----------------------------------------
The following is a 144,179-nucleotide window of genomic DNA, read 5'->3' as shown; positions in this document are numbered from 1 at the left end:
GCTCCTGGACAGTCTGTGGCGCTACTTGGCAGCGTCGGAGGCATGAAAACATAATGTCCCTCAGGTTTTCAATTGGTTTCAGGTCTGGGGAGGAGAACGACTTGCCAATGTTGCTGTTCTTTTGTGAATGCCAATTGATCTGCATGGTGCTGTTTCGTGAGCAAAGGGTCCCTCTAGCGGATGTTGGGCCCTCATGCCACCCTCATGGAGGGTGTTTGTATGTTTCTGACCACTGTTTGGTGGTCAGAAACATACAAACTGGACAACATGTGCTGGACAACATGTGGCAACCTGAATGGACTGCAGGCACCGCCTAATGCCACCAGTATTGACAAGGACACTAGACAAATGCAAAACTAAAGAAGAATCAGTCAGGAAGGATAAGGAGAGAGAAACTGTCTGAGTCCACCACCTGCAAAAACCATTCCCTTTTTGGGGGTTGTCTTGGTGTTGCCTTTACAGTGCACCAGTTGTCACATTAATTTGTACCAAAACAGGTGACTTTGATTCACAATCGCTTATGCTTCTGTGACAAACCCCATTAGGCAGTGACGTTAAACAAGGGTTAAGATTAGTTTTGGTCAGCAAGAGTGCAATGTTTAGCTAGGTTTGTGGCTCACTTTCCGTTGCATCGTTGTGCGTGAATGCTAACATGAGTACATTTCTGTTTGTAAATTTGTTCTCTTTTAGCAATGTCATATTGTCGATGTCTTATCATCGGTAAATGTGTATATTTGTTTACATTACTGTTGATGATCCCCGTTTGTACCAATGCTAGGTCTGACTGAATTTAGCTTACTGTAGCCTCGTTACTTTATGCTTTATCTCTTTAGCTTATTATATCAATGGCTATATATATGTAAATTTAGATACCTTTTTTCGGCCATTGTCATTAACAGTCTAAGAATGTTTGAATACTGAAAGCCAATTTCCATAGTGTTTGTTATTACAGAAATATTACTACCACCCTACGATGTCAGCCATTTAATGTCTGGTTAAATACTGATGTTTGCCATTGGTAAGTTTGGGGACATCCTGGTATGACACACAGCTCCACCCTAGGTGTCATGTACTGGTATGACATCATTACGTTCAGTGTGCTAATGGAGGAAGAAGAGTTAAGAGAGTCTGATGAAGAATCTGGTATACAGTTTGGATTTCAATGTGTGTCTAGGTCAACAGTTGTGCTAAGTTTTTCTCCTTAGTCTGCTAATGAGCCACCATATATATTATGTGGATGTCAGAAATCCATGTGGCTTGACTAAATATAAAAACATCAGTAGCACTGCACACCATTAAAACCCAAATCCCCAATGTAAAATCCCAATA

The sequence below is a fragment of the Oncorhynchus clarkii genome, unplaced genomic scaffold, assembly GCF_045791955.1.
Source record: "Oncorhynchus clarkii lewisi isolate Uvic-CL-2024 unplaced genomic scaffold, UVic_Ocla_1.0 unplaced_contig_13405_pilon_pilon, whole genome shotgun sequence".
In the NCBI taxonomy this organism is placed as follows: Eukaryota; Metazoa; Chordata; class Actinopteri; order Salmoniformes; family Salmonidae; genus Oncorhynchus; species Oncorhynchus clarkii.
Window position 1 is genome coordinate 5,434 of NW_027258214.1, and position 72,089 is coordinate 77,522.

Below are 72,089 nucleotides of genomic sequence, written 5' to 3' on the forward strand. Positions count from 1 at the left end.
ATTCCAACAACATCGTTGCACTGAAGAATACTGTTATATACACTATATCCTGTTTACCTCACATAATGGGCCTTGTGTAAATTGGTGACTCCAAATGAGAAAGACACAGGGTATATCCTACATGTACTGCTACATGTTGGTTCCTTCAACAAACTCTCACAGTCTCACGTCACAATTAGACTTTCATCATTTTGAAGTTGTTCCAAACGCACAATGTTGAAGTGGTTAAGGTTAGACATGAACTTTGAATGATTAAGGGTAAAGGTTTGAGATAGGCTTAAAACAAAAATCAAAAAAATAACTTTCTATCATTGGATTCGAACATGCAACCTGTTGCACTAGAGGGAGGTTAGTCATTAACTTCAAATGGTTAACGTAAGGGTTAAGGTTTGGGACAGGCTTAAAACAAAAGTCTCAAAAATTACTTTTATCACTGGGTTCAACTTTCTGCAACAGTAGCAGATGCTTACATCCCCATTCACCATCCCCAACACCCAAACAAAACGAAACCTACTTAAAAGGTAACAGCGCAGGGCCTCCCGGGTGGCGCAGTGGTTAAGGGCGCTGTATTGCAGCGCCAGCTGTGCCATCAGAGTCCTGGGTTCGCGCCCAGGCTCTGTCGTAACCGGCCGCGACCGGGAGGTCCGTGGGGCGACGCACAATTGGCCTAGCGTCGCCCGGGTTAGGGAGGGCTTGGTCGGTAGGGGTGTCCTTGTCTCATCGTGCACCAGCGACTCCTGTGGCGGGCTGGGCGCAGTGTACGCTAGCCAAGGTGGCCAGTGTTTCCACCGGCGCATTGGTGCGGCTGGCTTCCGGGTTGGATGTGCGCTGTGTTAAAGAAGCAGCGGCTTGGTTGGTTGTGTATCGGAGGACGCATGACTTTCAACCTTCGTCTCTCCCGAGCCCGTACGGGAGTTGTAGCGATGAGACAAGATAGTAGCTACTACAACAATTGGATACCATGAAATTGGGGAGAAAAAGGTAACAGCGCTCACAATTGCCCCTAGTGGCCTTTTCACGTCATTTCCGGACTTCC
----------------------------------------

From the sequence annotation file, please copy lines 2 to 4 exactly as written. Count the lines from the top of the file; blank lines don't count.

GCTCCTGGACAGTCTGTGGCGCTACTTGGCAGCGTCGGAGGCATGAAAACATAATGTCCCTCAGGTTTTCAATTGGTTTCAGGTCTGGGGAGGAGAACGACTTGCCAATGTTGCTGTTCTTTTGTGAATGCCAATTGATCTGCATGGTGCTGTTTCGTGAGCAAAGGGTCCCTCTAGCGGATGTTGGGCCCTCATGCCACCCTCATGGAGGGTGTTTGTATGTTTCTGACCACTGTTTGGTGGTCAGAAACATACAAACTGGACAACATGTGCTGGACAACATGTGGCAACCTGAATGGACTGCAGGCACCGCCTAATGCCACCAGTATTGACAAGGACACTAGACAAATGCAAAACTAAAGAAGAATCAGTCAGGAAGGATAAGGAGAGAGAAACTGTCTGAGTCCACCACCTGCAAAAACCATTCCCTTTTTGGGGGTTGTCTTGGTGTTGCCTTTACAGTGCACCAGTTGTCACATTAATTTGTACCAAAACAGGTGACTTTGATTCACAATCGCTTATGCTTCTGTGACAAACCCCATTAGGCAGTGACGTTAAACAAGGGTTAAGATTAGTTTTGGTCAGCAAGAGTGCAATGTTTAGCTAGGTTTGTGGCTCACTTTCCGTTGCATCGTTGTGCGTGAATGCTAACATGAGTACATTTCTGTTTGTAAATTTGTTCTCTTTTAGCAATGTCATATTGTCGATGTCTTATCATCGGTAAATGTGTATATTTGTTTACATTACTGTTGATGATCCCCGTTTGTACCAATGCTAGGTCTGACTGAATTTAGCTTACTGTAGCCTCGTTACTTTATGCTTTATCTCTTTAGCTTATTATATCAATGGCTATATATATGTAAATTTAGATACCTTTTTTCGGCCATTGTCATTAACAGTCTAAGAATGTTTGAATACTGAAAGCCAATTTCCATAGTGTTTGTTATTACAGAAATATTACTACCACCCTACGATGTCAGCCATTTAATGTCTGGTTAAATACTGATGTTTGCCATTGGTAAGTTTGGGGACATCCTGGTATGACACACAGCTCCACCCTAGGTGTCATGTACTGGTATGACATCATTACGTTCAGTGTGCTAATGGAGGAAGAAGAGTTAAGAGAGTCTGATGAAGAATCTGGTATACAGTTTGGATTTCAATGTGTGTCTAGGTCAACAGTTGTGCTAAGTTTTTCTCCTTAGTCTGCTAATGAGCCACCATATATATTATGTGGATGTCAGAAATCCATGTGGCTTGACTAAATATAAAAACATCAGTAGCACTGCACACCATTAAAACCCAAATCCCCAATGTAAAATCCCAATA

The sequence below is a fragment of the Oncorhynchus clarkii genome, unplaced genomic scaffold, assembly GCF_045791955.1.
Source record: "Oncorhynchus clarkii lewisi isolate Uvic-CL-2024 unplaced genomic scaffold, UVic_Ocla_1.0 unplaced_contig_13405_pilon_pilon, whole genome shotgun sequence".